Exploring origins of interfacial yielding and wall slip in entangled linear melts during shear or after shear cessation
We study yielding at interface between a solid wall and entangled polymer melts. At a average rate higher than the terminal relaxation rate, a combination of rheometric and particle-tracking velocimetric (PTV) measurements reveals apparent wall slip (or interfacial yielding) at a strain γiy, just beyond the stress overshoot. PTV observations show that the interfacial yielding occurs at a higher strain in the presence of a faster rate of shear. Shear cessation at a strain lower than γiy is observed to also result in interfacial failure, suggesting that the finite adhesion can be overcome in quiescence by the residual elastic retraction force. These two kinds of interfacial failure can be theoretically understood in terms of the intrachain elastic retraction forces overcoming the melt adhesion arising from interchain entanglement interactions between adsorbed and bulk chains.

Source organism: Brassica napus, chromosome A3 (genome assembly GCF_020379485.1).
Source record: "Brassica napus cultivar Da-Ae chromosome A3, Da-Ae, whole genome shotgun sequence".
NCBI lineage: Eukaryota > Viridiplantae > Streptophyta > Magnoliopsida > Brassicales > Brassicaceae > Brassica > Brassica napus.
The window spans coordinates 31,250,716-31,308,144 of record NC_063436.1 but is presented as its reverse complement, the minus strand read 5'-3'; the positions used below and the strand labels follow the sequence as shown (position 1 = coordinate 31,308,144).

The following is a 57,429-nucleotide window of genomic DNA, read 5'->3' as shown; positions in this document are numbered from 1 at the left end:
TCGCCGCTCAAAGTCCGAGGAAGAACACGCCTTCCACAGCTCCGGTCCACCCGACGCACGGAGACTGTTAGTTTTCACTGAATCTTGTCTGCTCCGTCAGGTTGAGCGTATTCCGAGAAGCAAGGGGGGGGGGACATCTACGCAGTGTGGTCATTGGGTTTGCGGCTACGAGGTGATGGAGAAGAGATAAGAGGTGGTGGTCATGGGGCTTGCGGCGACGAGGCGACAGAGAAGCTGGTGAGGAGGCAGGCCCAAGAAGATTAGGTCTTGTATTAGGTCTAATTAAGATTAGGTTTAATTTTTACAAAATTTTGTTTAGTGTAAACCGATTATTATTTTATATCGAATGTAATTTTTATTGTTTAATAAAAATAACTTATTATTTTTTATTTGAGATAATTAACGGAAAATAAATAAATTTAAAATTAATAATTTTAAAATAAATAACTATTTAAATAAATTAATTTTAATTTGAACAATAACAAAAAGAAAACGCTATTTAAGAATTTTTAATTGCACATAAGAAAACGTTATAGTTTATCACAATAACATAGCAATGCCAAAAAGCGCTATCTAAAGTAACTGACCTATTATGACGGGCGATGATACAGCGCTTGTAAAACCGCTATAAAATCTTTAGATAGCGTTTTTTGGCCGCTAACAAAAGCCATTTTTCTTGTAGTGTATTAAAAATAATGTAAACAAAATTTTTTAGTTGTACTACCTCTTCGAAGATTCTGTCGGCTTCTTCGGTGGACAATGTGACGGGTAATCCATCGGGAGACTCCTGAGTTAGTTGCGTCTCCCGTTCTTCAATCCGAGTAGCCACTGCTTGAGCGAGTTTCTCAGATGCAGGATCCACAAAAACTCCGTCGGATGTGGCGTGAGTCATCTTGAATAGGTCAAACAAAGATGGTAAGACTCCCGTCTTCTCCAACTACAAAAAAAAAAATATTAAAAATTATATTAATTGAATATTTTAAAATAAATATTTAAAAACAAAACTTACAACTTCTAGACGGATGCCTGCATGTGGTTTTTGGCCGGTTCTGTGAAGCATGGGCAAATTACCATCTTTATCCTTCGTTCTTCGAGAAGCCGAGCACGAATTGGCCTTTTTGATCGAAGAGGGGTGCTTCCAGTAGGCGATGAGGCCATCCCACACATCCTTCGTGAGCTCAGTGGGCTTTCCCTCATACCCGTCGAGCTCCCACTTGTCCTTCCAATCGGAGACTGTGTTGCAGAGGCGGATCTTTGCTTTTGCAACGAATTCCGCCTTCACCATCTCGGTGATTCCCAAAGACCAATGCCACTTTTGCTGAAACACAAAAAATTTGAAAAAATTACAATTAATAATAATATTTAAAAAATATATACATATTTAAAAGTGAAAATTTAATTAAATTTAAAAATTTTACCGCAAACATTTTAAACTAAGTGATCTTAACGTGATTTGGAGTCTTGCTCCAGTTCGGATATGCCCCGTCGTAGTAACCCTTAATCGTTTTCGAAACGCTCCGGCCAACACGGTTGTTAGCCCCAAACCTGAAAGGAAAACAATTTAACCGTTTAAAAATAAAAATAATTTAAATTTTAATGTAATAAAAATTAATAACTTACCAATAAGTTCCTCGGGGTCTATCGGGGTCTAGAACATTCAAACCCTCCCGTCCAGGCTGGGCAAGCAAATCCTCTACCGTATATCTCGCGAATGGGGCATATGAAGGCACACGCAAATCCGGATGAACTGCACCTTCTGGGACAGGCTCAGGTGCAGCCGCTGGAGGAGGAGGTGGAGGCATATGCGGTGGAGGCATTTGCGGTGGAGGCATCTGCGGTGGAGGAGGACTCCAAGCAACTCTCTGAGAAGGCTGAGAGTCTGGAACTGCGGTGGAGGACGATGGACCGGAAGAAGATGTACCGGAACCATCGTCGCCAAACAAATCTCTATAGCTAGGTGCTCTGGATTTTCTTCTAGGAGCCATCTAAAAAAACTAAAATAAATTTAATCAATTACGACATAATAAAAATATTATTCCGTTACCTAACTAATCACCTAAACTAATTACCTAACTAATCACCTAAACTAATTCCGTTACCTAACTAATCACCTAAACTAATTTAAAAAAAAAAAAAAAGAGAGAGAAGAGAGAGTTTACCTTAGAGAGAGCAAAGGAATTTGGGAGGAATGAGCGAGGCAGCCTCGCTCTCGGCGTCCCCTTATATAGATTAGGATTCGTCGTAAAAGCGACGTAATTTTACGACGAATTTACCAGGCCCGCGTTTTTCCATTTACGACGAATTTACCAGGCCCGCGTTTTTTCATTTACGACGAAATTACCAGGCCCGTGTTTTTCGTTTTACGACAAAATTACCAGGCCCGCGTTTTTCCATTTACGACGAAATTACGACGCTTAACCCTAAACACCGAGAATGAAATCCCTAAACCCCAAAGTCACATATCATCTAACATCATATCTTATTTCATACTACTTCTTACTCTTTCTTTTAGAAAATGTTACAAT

Wang, Shi-Qing, "Exploring origins of interfacial yielding and wall slip in entangled linear melts during shear or after shear cessation" (2009). Polymer Science Faculty Research. 585.